If you’re just diving into the wide world of fragrances for the first time, or even if you’ve been a perfume enthusiast for a while, the looming threat of knockoff perfumes can be an intimidating landscape. Fake fragrances have become a major problem in the perfume industry, and counterfeit perfumes are showing up on the market more than ever before.
So when you’re shopping for a fragrance for yourself or a loved one, how can you tell if a perfume is fake? And is there that much of a difference between fake and authentic perfumes? Let’s look at answering these questions and sharing some easy ways to tell if a perfume is fake.
Where are fake perfumes being sold?
With counterfeit perfumes becoming more and more commonplace, you can find them in a range of places. Cash-only flea markets are one of the most common counterfeit hubs, for perfumes as well as other luxury items.
They’re also on the rise in major online marketplaces like Ebay and Amazon. It’s easy to forget that many sellers use these platforms to distribute their products and that the sites don’t offer any sort of guarantee of authenticity.
You may also find counterfeit fragrances in lower-end department stores that thought they were getting a good end-of-line deal. The unfortunate reality is that while the retail staff at these department stores are trained in customer service, they’re not fragrance experts and might not necessarily know that they’re selling counterfeit products. That’s why it’s so important to be mindful and try to shop only at retailers who you trust.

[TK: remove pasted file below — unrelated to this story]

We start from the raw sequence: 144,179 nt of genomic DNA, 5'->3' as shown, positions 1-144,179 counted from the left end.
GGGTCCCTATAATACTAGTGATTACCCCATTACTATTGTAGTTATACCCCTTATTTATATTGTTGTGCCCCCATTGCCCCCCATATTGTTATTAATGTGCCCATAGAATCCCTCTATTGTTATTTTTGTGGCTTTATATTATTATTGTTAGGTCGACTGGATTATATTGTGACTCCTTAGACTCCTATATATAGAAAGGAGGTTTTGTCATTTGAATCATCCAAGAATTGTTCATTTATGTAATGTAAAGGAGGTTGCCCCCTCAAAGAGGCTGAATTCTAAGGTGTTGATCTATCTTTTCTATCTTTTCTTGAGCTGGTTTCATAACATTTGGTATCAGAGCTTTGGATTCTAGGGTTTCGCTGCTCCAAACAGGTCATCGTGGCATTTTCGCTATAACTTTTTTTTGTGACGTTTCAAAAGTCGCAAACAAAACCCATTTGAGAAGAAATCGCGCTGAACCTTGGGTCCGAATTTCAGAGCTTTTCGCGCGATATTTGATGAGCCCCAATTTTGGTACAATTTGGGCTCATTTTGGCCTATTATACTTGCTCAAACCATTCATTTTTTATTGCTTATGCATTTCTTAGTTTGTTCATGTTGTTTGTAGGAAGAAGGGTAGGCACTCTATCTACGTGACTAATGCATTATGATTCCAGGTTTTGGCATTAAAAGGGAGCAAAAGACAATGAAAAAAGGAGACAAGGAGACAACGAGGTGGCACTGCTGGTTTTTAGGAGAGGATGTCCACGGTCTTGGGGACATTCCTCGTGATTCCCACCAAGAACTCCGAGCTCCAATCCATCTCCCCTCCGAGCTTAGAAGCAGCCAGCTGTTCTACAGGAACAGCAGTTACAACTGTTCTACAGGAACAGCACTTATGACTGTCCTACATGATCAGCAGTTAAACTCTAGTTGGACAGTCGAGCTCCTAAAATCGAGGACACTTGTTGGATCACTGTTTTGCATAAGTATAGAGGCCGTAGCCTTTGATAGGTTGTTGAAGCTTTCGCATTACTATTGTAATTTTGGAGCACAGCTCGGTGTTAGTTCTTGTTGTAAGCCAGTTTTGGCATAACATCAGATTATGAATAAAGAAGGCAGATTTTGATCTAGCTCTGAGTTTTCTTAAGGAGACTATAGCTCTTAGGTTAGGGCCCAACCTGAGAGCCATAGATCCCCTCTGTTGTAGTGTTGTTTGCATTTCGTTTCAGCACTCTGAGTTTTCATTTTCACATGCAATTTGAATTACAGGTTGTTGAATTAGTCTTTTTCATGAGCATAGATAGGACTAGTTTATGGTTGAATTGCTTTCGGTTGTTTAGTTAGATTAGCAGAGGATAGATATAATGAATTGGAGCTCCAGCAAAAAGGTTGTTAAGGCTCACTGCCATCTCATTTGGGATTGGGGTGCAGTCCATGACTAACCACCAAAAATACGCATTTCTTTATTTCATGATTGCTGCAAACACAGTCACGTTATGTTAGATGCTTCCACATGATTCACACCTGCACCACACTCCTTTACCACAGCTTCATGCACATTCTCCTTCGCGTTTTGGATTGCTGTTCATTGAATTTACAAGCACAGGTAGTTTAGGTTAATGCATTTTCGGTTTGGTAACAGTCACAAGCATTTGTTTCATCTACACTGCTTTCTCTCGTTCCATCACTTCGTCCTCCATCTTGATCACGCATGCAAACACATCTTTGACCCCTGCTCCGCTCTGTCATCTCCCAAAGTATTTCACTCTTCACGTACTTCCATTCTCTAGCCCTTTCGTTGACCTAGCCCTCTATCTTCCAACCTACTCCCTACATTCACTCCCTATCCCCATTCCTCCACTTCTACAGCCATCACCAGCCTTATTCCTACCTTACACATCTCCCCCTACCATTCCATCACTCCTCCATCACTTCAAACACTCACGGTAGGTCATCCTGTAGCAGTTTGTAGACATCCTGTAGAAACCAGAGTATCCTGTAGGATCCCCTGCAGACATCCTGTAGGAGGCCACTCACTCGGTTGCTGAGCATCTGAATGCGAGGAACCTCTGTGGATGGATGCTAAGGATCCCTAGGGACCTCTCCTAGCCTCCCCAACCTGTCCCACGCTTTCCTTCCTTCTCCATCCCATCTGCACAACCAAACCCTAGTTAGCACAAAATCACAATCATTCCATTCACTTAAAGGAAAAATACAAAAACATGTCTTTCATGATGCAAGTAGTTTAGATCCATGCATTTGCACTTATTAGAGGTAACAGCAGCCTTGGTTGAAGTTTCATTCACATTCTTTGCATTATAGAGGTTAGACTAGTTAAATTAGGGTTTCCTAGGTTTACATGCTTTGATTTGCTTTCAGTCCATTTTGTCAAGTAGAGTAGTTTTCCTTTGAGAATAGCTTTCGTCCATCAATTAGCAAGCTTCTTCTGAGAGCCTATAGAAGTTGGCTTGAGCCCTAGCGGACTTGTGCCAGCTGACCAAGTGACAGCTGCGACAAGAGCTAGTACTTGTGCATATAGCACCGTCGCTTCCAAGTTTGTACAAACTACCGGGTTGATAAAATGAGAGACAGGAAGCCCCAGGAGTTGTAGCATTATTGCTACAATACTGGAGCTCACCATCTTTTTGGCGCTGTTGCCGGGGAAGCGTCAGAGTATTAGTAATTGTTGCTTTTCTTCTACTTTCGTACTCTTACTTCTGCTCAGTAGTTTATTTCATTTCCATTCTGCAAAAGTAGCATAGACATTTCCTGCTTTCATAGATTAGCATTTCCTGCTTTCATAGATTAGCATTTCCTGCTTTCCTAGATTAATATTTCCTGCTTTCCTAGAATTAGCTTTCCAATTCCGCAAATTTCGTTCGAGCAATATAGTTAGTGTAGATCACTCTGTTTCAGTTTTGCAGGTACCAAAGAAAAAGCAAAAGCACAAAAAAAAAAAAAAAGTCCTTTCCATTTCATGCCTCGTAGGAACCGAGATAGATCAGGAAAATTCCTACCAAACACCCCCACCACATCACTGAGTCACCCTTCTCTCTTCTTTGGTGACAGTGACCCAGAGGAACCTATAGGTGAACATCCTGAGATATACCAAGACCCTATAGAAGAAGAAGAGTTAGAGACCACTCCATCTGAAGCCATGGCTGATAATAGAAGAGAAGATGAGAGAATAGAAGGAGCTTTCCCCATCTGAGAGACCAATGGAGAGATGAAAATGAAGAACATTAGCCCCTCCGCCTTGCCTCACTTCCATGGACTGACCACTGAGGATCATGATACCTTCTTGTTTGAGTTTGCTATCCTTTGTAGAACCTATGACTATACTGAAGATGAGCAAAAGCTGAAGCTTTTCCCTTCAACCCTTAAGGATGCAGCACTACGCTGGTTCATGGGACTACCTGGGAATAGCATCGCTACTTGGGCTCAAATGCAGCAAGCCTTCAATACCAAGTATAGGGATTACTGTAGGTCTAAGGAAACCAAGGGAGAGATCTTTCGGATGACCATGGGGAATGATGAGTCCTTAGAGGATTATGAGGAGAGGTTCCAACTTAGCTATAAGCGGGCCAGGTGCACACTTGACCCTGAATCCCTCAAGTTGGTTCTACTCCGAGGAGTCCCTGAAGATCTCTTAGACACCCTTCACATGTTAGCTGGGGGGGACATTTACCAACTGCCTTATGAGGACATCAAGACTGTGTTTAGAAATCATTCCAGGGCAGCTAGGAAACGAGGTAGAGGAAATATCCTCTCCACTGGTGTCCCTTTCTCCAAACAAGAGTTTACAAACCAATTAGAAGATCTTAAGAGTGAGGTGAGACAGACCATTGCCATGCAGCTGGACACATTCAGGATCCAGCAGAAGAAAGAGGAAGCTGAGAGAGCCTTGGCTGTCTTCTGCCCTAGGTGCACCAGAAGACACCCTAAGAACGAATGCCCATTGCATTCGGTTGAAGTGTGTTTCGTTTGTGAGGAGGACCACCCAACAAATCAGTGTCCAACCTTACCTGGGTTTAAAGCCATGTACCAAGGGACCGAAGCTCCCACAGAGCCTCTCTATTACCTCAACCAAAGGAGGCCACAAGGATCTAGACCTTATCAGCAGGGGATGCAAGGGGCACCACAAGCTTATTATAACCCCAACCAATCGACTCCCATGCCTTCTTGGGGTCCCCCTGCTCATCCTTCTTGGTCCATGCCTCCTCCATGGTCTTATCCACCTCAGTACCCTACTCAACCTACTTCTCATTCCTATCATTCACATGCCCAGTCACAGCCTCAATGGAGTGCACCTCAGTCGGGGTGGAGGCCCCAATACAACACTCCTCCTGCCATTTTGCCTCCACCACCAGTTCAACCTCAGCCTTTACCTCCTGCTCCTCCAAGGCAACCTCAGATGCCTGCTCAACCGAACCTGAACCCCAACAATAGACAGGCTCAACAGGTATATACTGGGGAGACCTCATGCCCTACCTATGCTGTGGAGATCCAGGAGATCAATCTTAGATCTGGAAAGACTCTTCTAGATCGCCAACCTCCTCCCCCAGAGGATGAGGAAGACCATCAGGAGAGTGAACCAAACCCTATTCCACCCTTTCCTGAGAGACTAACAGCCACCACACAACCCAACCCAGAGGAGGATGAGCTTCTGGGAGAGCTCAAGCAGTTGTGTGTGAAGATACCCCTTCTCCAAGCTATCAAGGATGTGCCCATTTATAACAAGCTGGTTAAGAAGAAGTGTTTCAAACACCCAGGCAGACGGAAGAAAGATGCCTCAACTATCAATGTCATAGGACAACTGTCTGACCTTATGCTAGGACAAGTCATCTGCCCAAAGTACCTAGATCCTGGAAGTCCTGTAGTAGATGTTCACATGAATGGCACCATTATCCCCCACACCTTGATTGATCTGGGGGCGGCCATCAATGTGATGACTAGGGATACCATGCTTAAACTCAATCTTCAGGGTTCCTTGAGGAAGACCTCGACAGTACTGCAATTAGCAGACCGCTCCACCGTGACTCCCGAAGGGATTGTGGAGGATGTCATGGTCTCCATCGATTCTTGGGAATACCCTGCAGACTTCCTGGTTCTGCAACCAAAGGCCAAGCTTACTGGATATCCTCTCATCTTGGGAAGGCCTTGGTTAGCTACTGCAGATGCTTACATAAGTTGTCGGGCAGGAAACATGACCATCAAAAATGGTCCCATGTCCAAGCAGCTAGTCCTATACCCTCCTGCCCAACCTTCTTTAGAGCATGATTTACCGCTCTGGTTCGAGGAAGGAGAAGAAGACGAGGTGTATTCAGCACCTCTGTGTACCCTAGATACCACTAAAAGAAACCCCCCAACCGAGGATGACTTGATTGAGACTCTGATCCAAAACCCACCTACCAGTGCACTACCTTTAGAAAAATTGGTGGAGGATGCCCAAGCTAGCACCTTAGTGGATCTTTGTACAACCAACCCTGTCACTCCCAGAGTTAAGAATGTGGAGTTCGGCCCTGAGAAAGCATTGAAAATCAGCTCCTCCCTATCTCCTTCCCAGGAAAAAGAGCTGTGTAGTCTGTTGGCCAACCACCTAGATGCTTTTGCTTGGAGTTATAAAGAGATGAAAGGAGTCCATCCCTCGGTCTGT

Are Fake Perfumes Always A Bad Thing?
But if it’s possible to buy a perfume that smells and looks the same for a discounted price… is secretly buying fake perfume really such a bad idea? It’s undeniable that knockoff prices are more attractive than brand name prices, but what are you actually paying for?
Cheap counterfeit fragrances use lower quality synthetic ingredients, and they use them in lower concentrations, too; this means that your scent will smell thinner and more one-dimensional, and it will dissipate a lot faster. Plus, fake perfumes tend to be more irritating to the skin.
Genuine fragrance brands have specific health and safety laws that each formula must pass through before it can be sold; imitations aren’t regulated in the same way.
Major perfume brands such as Chanel often have long-standing relationships with the people who grow and develop their ingredients, such as rose and jasmine farmers in rural France. This means that they make sure to get the best quality ingredients possible and that they’ve tested their formulas many times to make sure that the variety they’re using is exactly the right one for that recipe.
Counterfeiters, by contrast, use cheap off-the-shelf synthetics. Ensuring you buy an authentic perfume will always mean a higher quality product.